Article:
United By Music helps ease the pressure at Guildford’s Boileroom
Like most of the UK’s grassroots music venues, Guildford’s Boileroom was battered by the lockdowns. At one point its director, Dom Frazer, was unsure if its stage – which has hosted Ed Sheeran, Foals, The Bronx, The 1975 and Bastille in the early stages of their careers – would ever showcase another band.
The Boileroom shut its doors in March 2020 in response to Covid. But when it started a crowdfunding campaign to help pay ongoing costs and ensure its future, the response was overwhelming. Music fans and many of the musicians who had graced its stage chipped in to keep the lights on.
Dom, 45, said, “everyone jumped in to help. Within a month we had £35,000.”
Five months after the final lockdown, not only was The Boileroom hosting gigs again, but Dom had opened a second Guildford venue called the New House Art Space. Housed in an old warehouse, it features a gallery, 20 artist’s studios and a cafe.
The Boileroom’s recovery was also helped by the United By Music Tour, a partnership between The National Lottery and Music Venue Trust to help the UK’s small music venues back on their feet.
By underwriting the full touring and production costs of the artists taking part and offering players a free‡ ‘plus one’ ticket to each gig, the United By Music Tour provides a real boost to struggling venues. Now in its third year, the United By Music Tour will see a host of hot acts including Blossoms, Sleeper, Metronomy and Cat Burns perform 150 gigs at 130 venues across the UK during 2023.
Dom is looking forward to a United By Music performance by Canadian rock band The Dirty Nil, who perform at The Boileroom on 27th July 2023.
Dom believes one of the reasons small venues like The Boileroom are so important is that they’re “R&D centres for the music industry”. She said, “Lots of people who have worked at The Boileroom, and many other grassroots venues across the country, go on to work in the industry in one way or the other.”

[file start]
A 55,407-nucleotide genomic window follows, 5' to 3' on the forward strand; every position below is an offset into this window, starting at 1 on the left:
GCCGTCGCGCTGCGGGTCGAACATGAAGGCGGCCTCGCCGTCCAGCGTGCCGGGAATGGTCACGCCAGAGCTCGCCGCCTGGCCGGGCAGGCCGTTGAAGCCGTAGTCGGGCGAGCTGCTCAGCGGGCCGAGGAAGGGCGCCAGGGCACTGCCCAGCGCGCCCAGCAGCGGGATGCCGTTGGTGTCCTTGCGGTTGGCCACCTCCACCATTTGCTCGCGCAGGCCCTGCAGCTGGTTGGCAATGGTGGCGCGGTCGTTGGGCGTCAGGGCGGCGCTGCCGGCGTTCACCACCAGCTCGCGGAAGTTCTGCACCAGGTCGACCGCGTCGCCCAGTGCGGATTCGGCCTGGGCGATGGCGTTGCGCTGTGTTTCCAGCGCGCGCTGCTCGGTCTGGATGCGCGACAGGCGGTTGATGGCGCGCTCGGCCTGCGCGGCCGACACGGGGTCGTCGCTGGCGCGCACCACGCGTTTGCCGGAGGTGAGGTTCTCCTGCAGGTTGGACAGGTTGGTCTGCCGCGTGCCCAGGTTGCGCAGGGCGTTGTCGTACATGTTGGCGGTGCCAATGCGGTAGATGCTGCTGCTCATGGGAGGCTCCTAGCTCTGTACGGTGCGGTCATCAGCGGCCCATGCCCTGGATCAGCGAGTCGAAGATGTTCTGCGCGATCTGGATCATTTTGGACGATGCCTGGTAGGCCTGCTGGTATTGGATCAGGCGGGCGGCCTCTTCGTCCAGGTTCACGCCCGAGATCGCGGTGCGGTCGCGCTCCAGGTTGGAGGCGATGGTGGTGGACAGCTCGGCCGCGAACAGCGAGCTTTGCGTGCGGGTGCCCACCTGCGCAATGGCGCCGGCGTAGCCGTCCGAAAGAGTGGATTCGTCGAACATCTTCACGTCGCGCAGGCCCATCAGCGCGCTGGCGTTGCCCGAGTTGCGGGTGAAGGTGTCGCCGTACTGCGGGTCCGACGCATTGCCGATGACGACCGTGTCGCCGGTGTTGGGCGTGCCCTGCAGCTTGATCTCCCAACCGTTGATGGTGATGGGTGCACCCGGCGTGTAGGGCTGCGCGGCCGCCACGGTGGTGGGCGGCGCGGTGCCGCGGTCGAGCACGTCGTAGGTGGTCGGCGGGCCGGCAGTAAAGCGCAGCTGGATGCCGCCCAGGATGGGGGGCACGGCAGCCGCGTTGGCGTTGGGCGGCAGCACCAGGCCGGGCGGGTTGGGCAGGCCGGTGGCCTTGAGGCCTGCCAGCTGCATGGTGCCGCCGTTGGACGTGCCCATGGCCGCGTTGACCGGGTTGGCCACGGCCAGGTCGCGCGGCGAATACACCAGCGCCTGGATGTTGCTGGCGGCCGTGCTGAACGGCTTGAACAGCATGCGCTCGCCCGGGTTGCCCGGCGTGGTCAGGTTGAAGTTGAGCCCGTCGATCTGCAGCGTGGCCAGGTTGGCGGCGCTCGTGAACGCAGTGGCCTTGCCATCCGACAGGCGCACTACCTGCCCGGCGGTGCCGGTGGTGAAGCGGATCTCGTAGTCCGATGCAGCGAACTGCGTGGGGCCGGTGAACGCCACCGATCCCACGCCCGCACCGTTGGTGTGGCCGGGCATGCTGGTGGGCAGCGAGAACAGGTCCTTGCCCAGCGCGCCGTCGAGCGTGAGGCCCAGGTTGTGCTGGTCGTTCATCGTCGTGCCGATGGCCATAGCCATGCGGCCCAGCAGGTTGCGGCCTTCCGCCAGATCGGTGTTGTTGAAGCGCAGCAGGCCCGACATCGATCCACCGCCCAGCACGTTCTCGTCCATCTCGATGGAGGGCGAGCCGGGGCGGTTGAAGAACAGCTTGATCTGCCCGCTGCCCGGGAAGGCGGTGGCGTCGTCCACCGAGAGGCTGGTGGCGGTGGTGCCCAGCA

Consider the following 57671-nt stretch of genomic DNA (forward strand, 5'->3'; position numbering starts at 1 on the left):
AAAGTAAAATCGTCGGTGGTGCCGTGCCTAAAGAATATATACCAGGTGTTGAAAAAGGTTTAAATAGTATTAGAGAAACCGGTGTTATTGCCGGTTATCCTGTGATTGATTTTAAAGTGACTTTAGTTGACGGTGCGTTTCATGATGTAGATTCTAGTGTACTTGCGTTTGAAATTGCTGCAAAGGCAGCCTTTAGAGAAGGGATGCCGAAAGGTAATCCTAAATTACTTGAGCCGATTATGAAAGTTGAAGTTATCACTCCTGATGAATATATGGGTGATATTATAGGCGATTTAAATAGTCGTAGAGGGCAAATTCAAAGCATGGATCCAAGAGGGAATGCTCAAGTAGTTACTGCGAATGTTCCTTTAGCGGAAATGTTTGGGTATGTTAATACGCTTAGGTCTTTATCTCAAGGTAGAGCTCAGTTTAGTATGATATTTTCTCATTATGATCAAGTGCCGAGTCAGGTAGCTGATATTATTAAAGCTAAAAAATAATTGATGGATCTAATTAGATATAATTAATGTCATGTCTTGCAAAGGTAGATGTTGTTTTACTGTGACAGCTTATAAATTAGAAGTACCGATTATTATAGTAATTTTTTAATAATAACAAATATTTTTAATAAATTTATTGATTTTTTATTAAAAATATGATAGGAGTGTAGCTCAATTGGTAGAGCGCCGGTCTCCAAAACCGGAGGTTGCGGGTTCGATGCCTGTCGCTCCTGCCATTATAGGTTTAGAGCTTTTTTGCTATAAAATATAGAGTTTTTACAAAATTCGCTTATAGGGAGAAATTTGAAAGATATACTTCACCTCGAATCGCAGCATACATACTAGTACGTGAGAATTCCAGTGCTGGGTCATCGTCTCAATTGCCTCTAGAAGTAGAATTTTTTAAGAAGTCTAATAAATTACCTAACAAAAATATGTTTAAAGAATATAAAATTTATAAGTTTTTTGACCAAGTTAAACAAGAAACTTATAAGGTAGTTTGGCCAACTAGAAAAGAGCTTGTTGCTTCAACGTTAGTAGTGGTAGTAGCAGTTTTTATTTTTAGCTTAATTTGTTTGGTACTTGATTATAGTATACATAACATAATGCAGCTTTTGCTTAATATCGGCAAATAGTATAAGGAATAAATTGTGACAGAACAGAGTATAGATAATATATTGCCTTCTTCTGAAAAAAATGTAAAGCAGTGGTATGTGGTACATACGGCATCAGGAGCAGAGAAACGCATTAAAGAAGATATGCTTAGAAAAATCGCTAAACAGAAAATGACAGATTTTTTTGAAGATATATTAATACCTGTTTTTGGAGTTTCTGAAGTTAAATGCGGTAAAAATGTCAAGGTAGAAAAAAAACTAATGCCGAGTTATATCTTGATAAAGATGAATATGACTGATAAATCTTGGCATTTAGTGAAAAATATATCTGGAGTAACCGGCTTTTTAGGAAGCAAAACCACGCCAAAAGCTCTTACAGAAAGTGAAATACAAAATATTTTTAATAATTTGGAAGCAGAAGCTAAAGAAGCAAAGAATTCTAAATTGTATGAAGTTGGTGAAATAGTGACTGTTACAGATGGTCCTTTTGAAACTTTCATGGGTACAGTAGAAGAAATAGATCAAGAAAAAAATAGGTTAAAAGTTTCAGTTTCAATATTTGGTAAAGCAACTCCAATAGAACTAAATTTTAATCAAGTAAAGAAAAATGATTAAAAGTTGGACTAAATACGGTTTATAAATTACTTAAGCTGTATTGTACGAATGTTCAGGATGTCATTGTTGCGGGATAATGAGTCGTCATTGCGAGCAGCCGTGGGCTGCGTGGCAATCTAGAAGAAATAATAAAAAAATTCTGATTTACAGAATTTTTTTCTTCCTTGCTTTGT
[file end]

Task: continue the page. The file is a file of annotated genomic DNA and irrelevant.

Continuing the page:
For example, one of Dom’s former colleagues has gone on to become Take That’s manager. Another who started working as Dom’s sound engineer at the age of 18, is now engineering big arena shows and Glastonbury Festival gigs.
Dom said, “What we do in this industry is basically train artists and people to take the next step. While it is a challenge financially, it can be really rewarding because it’s like an extended family."
Small venues shape the people who pass through their doors. Dom said, “They have a huge impact on young people who are at a point in their lives when they’re considering how they identify, who they are or where they want to go.
“These places teach you to be a creative thinker and how to harness that in your life. You don’t have to be working in a creative sector to do that; you can be a lawyer and still be a creative thinker. We need places that encourage that and encourage people to exist in a different sphere.”
20th June 2023
‡Use any retail or online National Lottery ticket, Scratchcard or Instant Win Game ticket purchased from 1st January 2023 to get free entry for one guest accompanying a full-price ticket holder. Subject to availability. Players must be 18+. Venue has ultimate discretion on entry.
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